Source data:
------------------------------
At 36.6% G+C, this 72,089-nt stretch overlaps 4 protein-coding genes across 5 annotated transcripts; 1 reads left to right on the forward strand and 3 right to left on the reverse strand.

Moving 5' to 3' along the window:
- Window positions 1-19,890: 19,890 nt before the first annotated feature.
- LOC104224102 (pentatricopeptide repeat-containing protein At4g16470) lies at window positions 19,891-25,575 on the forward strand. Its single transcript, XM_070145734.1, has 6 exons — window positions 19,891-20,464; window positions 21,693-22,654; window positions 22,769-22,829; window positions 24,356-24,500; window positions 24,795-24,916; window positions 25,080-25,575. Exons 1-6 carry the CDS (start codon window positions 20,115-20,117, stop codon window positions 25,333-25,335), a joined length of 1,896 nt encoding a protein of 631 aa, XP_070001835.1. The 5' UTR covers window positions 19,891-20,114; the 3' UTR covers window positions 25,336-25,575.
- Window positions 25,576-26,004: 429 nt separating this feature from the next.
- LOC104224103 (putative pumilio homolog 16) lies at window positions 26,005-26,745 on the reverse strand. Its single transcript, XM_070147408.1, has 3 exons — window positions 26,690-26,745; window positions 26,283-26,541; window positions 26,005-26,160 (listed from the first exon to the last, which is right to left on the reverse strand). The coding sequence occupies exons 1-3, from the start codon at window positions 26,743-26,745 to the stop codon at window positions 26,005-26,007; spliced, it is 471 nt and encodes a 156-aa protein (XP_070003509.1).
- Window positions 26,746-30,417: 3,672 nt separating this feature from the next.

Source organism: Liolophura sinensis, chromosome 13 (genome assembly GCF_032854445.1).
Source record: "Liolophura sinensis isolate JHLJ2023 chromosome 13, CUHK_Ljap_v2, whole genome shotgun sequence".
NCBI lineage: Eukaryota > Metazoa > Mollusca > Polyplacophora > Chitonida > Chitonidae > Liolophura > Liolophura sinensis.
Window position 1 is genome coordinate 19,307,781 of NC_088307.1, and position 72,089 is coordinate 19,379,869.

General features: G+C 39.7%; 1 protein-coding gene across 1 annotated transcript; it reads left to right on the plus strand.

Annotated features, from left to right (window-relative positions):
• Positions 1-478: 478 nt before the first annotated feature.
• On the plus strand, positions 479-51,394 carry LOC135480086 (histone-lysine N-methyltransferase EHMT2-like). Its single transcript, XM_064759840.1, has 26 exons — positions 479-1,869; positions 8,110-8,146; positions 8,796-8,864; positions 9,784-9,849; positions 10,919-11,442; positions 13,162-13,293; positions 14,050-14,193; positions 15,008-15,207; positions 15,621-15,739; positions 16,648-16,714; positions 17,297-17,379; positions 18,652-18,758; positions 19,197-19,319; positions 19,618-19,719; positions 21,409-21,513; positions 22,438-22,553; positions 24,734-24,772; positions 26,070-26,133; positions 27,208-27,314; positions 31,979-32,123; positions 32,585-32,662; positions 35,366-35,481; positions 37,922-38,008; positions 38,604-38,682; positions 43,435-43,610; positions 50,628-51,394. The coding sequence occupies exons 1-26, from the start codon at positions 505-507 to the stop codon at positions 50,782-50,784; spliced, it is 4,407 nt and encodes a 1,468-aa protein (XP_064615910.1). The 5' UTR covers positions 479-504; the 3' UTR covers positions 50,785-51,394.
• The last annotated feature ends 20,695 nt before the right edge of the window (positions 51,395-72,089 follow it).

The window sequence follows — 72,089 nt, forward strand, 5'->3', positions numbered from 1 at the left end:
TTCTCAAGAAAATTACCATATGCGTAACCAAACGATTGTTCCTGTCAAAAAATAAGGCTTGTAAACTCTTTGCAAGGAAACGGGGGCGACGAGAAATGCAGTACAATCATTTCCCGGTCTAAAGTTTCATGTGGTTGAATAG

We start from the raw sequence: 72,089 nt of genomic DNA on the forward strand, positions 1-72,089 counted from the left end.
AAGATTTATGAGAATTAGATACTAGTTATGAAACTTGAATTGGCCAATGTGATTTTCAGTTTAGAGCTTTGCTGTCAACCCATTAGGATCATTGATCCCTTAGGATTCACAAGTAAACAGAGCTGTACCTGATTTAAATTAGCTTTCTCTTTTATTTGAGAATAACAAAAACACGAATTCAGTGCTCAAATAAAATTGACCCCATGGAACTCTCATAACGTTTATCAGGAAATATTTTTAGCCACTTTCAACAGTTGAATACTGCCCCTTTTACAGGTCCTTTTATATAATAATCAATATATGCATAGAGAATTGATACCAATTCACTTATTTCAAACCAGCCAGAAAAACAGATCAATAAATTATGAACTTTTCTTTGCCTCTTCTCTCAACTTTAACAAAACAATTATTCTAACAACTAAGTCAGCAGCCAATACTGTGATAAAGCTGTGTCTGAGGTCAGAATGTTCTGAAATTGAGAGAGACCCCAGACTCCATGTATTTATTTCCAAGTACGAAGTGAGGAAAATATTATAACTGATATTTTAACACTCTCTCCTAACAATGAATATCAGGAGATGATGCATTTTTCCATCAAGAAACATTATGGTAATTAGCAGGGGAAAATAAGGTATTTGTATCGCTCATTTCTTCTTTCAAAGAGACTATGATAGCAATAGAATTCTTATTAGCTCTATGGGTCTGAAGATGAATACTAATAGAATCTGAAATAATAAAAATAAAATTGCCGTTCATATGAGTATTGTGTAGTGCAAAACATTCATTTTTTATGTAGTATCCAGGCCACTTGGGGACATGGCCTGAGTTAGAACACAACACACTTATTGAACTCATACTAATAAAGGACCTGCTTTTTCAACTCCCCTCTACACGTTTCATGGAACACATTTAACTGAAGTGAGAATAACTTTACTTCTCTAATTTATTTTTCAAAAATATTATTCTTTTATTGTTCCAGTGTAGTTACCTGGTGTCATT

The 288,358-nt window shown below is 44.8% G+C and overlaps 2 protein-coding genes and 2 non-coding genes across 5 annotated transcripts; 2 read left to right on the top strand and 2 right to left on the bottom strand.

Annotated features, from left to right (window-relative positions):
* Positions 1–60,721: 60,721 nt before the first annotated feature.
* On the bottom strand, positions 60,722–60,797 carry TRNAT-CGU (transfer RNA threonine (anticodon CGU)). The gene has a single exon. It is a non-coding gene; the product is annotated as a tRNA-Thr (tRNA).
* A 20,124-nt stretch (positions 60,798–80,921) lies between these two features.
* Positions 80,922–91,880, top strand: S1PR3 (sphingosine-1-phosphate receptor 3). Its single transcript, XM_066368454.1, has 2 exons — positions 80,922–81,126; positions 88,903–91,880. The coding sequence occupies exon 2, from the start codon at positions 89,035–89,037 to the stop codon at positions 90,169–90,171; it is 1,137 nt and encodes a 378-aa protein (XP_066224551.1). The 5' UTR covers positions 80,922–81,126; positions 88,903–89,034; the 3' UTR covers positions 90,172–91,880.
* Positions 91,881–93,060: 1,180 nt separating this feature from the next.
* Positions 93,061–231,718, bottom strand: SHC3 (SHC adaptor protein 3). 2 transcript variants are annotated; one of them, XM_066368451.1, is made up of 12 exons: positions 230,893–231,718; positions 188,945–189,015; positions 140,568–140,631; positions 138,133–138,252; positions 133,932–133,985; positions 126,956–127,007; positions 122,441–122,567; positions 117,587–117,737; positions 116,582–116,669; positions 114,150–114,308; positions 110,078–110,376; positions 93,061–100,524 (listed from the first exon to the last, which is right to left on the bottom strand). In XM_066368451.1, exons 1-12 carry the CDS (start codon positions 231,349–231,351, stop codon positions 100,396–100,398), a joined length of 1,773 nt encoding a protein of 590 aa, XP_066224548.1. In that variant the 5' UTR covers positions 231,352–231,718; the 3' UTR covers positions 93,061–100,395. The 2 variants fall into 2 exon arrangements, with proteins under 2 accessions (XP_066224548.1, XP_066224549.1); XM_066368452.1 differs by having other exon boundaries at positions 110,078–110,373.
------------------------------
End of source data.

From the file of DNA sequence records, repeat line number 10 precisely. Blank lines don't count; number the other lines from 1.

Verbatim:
NCBI lineage: Eukaryota > Metazoa > Mollusca > Polyplacophora > Chitonida > Chitonidae > Liolophura > Liolophura sinensis.